Has anyone ever started an EA student group without being a student? If so, how?
post by Fergus
This is a question post.
I am currently in Japan and want to help set up a student group at a university. However, I don't know any students at Japanese universities. Has anyone ever managed to set up an EA Group at a university from the outside? If so, I would love to speak to them and get advice on how to proceed. I would also be interested in stories from people who have got students engaged with EA and supported the process of setting up/developing an EA group more generally.
answer by weeatquince
) · GW
Hello, Good question.
Yes. I have tried in twice (across multiple universities). Once more successfully and once less successfully.
1. THE MASS EMAIL APPROCH
THINK and then TLYCS tried to start groups at universities around the world.
For each university we would find emails of anyone who we thought could forward a message onto a large group, anything from student representatives, to people running big student societies to professors of topics that might have students interested in effective altruism, etc, etc.
Using publicly available data We collated a list of 1000s of contacts, maybe 20-40 per university for 100s of universities.
We then emailed and said can you forward this message onto your students and the message to forward on said please start an EA chapter at your university we will help you. The students then had an application form where they had to apply to run a group.
I think this was successful. This started maybe 20 EA chapters around the world. The groups didn’t thrive for years but it helped get EA started and build the community in the early days.
In case helpful see: email templates and THINK summary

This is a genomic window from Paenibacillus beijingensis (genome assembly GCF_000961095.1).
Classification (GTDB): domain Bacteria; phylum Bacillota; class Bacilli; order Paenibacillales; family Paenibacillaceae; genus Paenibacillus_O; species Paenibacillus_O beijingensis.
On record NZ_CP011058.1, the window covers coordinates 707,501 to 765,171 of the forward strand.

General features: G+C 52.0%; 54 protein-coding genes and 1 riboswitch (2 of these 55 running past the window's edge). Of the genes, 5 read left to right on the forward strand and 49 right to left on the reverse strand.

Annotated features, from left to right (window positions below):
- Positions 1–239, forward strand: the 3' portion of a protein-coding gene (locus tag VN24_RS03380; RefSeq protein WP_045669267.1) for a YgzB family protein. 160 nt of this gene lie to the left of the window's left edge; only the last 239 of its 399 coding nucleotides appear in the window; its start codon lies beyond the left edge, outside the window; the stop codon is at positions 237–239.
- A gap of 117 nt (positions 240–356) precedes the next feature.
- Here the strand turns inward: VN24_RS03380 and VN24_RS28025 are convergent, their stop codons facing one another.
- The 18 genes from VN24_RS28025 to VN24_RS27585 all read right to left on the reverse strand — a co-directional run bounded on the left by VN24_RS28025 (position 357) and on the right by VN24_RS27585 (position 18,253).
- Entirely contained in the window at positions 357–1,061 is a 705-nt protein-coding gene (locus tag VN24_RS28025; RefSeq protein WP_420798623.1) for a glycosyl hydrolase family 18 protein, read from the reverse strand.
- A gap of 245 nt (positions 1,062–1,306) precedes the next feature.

2. THE NETWORKING APPROACH
I tried to start student groups in London Universities when I was the London coordinator. I sorted a list of London universities by size to get a starting point and then I essentially networked through my contacts to find EA sympathetic people at London universities who would run a group. I then got them to agree to run the group and helped get them started by running introductory events and tabling at university freshers fair stalls.
This lead to a few university groups at least being registered at universities, but they were very small and mostly petered out (so was less successful). I think this is because the group leaders were less excited about running a group – they had more been pushed/nudged into it by me more than got excited by the idea and applied to do it. (Also maybe because, given my personal network, they were more likely to be grad/PhD students rather than undergrads so was a bit harder for them to engage with other students).
That said I do think some of these groups are still going successfully today.
I hope that helps.
answer by mic (michaelchen)
) · GW
One successful model of starting an EA group (which I have personal experience with, using this to start EA at Georgia Tech) is essentially:
- Heavily publicize an introductory fellowship [? · GW] (including an intro EA talk). For example, at least at American universities, this could involve: posting about it on department mailing lists, Reddit, group chats, and Facebook groups; and also tabling, putting up posters, and pitching it to relevant classes.
- Organize and facilitate the introductory fellowship.
Publicity may be hard, however, if you don't have connections to Japanese students and wouldn't know where to publicize it. One option may be to put up posters and pay for targeted online ads (or outsource that work to someone else).
↑ comment by Fergus ·
2021-12-24T03:21:48.654Z · EA(p) · GW(p)
This is great advice, thank you! Targeted advertisement is something that I hadn't thought of and seems potentially promising. I just found some other posts (here [EA · GW] and here [EA · GW]) that relates to this if other people are also thinking about this.
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